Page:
Written and edited by Zoe Stowe
Where in the world are we today? Together, we’ll explore the far corners of the earth from Elizabeth Islands to Russia, and American Samoa to Argentina. Let’s see what you know about the world in which we live.
Today, we’ll go to Africa. However, we will not visit the vast expanse of the continent that you’re used to seeing. We’ll go just outside of the Gulf of Guinea, in the Atlantic Ocean where there are a few islands named Cabo Verde or Cape Verde.
A Portugese colony for almost 500 years, Cape Verde is a fairly new country that gained independence in 1975. Cape Verde is only 1,557 square miles and doesn’t have a very big population. In fact the population is less than 600,000. This tiny island country is smaller than Connecticut!
Cape Verde is a very favorable tourist destination due to its warm tropical climate, volcanic islands, wonderful musicians, and delicious cuisine.
Cape Verde is made up of 10 volcanic islands in two groups. The Barlavento islands are: Santo Antão, São Vicente, Santa Luzia (which is uninhabited), São Nicolau, Sal, and Boa Vista. The Sotavento islands include: Maio, Santiago, Fogo, and Brava. The islands have an enjoyable tropical climate, which is warm year round. The temperatures average 75- 86 Ferenheit. The beautiful weather gives visitors a good amount of time to enjoy the wonders of the islands.
Cape Verde’s islands are both flat and mountainous. The older islands in the East tend to be worn down to sandy and flatter terrain. In the West, the islands are newer and more mountainous. Imagine hiking to the top of a mountain just to come down straight to a beach! This creates two fantastic environments in close proximity.
Cape Verde has very interesting and unique cuisine. The food is influenced byWestern African, Portugese and other European cuisine. Fish is frequently used as Cape Verde is an island on the Atlantic Ocean. The mix of cultures and sea food results in interesting dishes such as: Canja, which is a thick chicken soup with rice; Cachupa ( the national dish) which is a slow boiled stew of corn, beans, vegetables and marinated tuna or meat; Morreia which is an oil-fried eel; Percebes which are barnacles with a squid-like texture eaten by cracking the ends to get to the meat under the skin. I bet you’ve never tasted anything like fried eels and barnacles.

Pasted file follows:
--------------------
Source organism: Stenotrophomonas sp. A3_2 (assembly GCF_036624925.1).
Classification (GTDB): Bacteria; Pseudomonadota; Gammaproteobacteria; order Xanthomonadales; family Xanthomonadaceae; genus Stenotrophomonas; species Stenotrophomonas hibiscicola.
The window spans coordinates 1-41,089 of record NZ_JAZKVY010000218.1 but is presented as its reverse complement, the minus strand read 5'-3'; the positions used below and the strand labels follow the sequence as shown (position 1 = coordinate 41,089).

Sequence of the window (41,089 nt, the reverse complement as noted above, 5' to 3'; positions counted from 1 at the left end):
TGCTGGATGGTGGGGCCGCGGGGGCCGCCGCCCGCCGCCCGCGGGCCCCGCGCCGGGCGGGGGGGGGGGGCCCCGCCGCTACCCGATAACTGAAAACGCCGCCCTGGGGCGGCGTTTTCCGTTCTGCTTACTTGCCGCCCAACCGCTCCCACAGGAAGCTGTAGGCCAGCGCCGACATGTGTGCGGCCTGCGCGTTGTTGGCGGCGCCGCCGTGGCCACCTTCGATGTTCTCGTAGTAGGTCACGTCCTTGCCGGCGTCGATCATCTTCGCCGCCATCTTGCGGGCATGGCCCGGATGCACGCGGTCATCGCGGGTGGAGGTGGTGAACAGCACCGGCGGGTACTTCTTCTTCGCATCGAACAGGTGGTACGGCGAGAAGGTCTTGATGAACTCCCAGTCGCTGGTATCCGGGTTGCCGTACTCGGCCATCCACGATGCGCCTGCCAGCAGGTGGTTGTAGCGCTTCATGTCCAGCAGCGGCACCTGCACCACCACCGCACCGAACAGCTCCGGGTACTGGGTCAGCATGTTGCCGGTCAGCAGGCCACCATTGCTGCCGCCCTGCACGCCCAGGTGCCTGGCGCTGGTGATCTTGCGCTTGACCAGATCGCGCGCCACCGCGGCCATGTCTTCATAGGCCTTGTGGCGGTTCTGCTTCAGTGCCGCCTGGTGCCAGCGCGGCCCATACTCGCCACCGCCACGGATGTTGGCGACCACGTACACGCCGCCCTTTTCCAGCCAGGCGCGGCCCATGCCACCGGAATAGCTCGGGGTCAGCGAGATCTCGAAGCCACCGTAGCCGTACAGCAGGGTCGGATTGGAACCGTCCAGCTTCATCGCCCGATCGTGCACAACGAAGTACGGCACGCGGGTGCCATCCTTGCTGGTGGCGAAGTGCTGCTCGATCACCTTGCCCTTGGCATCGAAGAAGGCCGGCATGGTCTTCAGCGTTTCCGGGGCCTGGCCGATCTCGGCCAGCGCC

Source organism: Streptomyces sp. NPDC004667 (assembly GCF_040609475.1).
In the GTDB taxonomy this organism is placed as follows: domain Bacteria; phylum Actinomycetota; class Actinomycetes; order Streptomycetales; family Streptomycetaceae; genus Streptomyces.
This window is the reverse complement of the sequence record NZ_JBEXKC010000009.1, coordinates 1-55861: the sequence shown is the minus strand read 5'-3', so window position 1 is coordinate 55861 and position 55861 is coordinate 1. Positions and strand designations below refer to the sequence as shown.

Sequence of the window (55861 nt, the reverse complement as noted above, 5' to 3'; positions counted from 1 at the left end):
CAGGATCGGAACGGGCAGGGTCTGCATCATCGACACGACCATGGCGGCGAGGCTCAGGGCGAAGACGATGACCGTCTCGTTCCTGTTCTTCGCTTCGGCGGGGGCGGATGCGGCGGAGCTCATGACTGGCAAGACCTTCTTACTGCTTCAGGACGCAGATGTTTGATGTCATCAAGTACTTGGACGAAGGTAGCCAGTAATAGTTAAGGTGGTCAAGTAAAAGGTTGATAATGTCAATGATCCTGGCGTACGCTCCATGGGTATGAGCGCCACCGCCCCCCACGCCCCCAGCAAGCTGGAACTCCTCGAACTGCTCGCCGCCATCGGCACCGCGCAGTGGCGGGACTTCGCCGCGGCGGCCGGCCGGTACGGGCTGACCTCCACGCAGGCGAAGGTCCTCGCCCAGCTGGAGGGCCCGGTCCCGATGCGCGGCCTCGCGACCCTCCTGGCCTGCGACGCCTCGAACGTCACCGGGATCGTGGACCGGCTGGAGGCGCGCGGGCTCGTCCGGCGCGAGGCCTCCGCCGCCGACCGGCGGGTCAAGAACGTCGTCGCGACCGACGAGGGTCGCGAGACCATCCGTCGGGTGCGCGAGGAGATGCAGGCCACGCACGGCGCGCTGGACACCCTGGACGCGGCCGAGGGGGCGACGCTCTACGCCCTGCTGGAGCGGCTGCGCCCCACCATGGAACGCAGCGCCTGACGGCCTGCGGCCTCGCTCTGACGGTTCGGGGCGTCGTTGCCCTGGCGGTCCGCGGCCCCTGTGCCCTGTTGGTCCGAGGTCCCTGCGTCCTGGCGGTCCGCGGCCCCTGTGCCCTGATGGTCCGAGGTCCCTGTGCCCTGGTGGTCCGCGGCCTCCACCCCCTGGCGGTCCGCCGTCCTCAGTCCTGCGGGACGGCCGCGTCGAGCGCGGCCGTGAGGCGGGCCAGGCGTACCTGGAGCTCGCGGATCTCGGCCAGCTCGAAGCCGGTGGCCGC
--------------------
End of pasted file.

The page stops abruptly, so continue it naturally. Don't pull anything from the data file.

Many people come together for the exhilarating and vibrant Carnival festival. Based on Portugese roots, thousands of people take to the streets in colorful (often handmade) costumes and floats. Music plays everywhere and everyone wants to win the best float. The floats are magnificent! They use themes from dragons to castles and travel the road topped with dancers in feathery outfits. This amazing festival is held in February close to Ash Wednesday, and celebrated mostly on the islands of Sao Vicente and Sao Nicolau.
Cape Verdeans love their music too! A big music festival in Cape Verde is Baía das Gatas. Cape Verdean musicians and other musicians from around the globe come together for this celebration. Through this festival you can learn all about Cape Verdean culture. Food stalls with traditional food are popular. This festival is held on an open beach making it one of the largest open air music festivals in Western Africa. Bonfires are lit by night so people dance until their feet ache and laugh until their throats hurt.
Let’s learn some fast facts!
- Mount Fogo, Cape Verde’s highest peak, last erupted in just late 2014!
- The islands have one goat for every two people.
- The Barlavento islands identify culturally with their Portugese roots more, while the Sotavento identify more with their African roots.
- The long eared bat is the only native animal to the country.
- There are no railways on Cabo Verde.
- Their Independence Day falls on July 5th.